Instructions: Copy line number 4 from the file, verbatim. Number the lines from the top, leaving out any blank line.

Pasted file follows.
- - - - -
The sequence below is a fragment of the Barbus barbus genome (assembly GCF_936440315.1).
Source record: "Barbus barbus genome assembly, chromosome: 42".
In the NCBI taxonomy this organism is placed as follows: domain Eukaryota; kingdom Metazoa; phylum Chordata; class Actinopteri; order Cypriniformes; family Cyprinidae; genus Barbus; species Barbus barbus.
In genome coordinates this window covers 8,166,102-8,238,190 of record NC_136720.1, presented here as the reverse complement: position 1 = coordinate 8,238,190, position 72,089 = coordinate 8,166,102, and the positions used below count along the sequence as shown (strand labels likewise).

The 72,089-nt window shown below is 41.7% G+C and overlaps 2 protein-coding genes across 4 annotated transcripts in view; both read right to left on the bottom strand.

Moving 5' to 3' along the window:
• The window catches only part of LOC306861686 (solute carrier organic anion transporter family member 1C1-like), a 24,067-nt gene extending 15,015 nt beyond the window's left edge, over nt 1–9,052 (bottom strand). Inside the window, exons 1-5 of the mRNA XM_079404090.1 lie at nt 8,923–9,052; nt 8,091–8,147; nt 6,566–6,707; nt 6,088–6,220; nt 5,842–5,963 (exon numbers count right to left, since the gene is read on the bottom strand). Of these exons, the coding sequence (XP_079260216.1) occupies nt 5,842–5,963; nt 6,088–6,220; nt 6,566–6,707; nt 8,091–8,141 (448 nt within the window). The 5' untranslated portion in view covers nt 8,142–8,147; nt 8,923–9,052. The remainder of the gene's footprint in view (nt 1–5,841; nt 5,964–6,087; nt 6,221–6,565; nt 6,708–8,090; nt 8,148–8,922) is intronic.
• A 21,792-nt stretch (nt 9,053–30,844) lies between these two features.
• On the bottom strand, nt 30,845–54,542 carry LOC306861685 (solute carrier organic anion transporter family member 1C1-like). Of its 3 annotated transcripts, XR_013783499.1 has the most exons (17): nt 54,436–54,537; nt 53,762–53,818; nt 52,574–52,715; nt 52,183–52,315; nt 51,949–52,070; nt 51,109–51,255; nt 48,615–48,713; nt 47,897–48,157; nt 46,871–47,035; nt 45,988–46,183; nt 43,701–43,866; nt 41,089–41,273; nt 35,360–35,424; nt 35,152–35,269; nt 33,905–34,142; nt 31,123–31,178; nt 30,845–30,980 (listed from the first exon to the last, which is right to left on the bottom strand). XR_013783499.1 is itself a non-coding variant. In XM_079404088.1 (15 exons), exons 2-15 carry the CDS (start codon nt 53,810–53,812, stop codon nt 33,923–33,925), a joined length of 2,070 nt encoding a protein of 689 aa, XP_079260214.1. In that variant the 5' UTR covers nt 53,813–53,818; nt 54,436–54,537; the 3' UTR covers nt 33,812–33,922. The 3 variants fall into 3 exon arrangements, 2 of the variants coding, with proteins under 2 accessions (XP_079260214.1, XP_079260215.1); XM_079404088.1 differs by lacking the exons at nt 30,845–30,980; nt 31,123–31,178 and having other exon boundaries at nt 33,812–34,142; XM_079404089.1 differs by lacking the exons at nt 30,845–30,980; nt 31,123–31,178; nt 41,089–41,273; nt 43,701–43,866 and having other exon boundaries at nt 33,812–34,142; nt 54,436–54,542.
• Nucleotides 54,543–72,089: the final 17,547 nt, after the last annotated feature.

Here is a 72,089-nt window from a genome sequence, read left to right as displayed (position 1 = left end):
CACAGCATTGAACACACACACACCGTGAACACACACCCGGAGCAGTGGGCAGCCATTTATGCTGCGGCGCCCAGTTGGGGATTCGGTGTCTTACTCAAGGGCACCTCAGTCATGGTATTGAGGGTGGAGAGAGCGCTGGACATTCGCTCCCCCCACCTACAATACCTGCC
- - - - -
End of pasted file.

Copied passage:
In genome coordinates this window covers 8,166,102-8,238,190 of record NC_136720.1, presented here as the reverse complement: position 1 = coordinate 8,238,190, position 72,089 = coordinate 8,166,102, and the positions used below count along the sequence as shown (strand labels likewise).